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interactions between operator== and the two Object.Equals methods

Hi

Having difficulty getting myself clear on how a type's operator== fits
in with Object.Equals.

Let's just consider reference types.

The default operator== tests for object identity (reference)
equivalence. You can override it if you like.

Object has ... public virtual bool Equals(object);

The default implementation also gives you a reference equality test.
You can override it if you like.

So ... why two different ways of achieving the same thing? What's one
for? What's the other for? When would you override one? When would you
override the other? I'm asking how these two methods are the same and
also how they are different!!! Let's just consider reference types
only.

I did notice if you implement IComparable you must provide an
implementation of Equals.

I also noticed this advice (Object.Equals help): "if your programming
language supports operator overloading and if you choose to overload
the equality operator for a given type, that type should override the
Equals method. Such implementations of the Equals method should return
the same results as the equality operator."

If they need to be consistent why *two* different ways to achieve the
same functionality - isn't this asking for trouble?!

And then it says this seemingly contradictory quote: "most reference
types should not overload the equality operator, even if they override
Equals."

Eek - it's pretty clear now that I need some help from someone
understanding the rationale behind == and .Equals!!!

As a finale, what's the point of the static Equals method on Object?
public static bool Equals(object objA, object objB);

What does it do that objA.Equals(objB) would not achieve?

Cheers for listening and hope someone can help my lack of
understanding!

Emma Middlebrook
em**************@fastmail.fm
Nov 15 '05 #1
2 9174
Hello!

Equals is also used when comparing e.g. strings. You can implement your own
ways to compare objects. A wellknown fact, but I just wanted to point it out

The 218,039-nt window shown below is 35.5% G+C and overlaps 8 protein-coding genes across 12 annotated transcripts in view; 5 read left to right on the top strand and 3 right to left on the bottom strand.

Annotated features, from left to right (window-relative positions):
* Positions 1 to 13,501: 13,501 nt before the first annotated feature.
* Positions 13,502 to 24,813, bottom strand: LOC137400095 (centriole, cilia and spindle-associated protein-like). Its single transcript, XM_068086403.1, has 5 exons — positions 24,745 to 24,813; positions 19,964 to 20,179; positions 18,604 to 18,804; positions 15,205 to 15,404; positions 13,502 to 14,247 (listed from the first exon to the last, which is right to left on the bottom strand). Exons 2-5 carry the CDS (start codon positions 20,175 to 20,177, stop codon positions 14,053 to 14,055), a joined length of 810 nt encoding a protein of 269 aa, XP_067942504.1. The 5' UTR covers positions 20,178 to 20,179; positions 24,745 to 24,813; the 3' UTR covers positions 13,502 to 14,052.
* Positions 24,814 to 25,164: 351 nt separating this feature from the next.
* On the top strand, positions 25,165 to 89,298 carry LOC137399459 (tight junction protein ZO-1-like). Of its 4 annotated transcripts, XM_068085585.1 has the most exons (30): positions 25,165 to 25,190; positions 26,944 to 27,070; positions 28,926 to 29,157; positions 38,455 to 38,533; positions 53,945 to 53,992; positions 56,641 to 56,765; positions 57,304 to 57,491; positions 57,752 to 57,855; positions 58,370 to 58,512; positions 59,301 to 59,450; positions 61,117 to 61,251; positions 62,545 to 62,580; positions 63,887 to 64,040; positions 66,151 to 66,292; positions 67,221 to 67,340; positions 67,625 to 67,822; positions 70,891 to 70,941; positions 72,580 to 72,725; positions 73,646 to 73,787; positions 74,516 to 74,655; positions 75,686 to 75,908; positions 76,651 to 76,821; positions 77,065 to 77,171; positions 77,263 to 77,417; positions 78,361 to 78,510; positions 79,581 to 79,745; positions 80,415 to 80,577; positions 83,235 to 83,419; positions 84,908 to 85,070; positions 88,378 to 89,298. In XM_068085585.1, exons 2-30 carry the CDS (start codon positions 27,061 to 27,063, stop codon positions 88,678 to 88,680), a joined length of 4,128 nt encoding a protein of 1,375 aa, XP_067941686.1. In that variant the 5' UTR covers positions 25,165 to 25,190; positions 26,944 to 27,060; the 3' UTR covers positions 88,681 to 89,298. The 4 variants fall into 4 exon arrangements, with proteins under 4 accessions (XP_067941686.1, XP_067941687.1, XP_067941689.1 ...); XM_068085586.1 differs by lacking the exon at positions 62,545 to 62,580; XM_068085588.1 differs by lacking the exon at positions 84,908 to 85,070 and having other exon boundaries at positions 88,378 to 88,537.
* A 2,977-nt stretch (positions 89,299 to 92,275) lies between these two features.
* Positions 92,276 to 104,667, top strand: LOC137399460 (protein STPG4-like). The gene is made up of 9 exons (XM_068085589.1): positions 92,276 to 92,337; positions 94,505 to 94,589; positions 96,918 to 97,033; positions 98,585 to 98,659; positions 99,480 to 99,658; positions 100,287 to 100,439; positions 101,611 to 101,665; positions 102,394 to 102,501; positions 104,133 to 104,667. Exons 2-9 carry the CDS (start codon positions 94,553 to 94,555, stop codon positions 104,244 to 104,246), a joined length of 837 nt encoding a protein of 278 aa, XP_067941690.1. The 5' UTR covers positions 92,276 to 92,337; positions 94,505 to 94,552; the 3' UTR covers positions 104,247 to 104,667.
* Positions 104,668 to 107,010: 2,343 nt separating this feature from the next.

to you! :)

--
venlig hilsen / with regards
anders borum
--
Nov 15 '05 #2

"emma middlebrook" <em**************@fastmail.fm> wrote in message
news:e2**************************@posting.google.c om...
Hi
Having difficulty getting myself clear on how a type's operator== fits in with Object.Equals.


I suspect some of the confusion comes from the fact that not all .Net
languages support operator overloading (e.g. vb.net). Those langauges
will still allow you to override object.Equals. In C# we get the
additional benefit of having more concise code.

That is, if we implemented ComplexNumber as a class (even though a
struct probably makes more sense):
ComplexNumber a = new ComplexNumber (10, 20);
ComplexNumber b = new ComplexNumber (10, 20);

we could override equals to provide syntax like
a.Equals(b)
in order to get value-type equality checking.
We should also override the static method so that
a.Equals(b) is the same as ComplexNumber.Equals(a,b);

In C#, we would probably want to override the operator also, thus
(a==b) would return true.

I believe the online help was saying that if you've changed the ==
operator to make it more convenient to compare using value-type
semantics, then you should change the Equals method so that they both
"do the same thing". That is, it would be disturbing in the above
example if
a==b returned true but a.Equals(b) returned false. That would only
happen if you overload the operator but forget the method.

For most reference types, overloading the operator == is a bad idea,
IMO. Other languages will assume that the == operator means reference
type equality. They would only be used to Equals() to test for value
equality.

In the above example, it would be fine to have an implementation
whereby
a.Equals(b) = true (since they have similar values)
but have a == b still performing reference equality and hence return
false (since the two objects are unique instances of ComplexNumber).

I guess the help should have said that (a == b) should always behave
the same as either a.Equals(b) or Object.ReferenceEquals(a,b), with
the preference being ReferenceEquals.

HTH,
Mike
Nov 15 '05 #3

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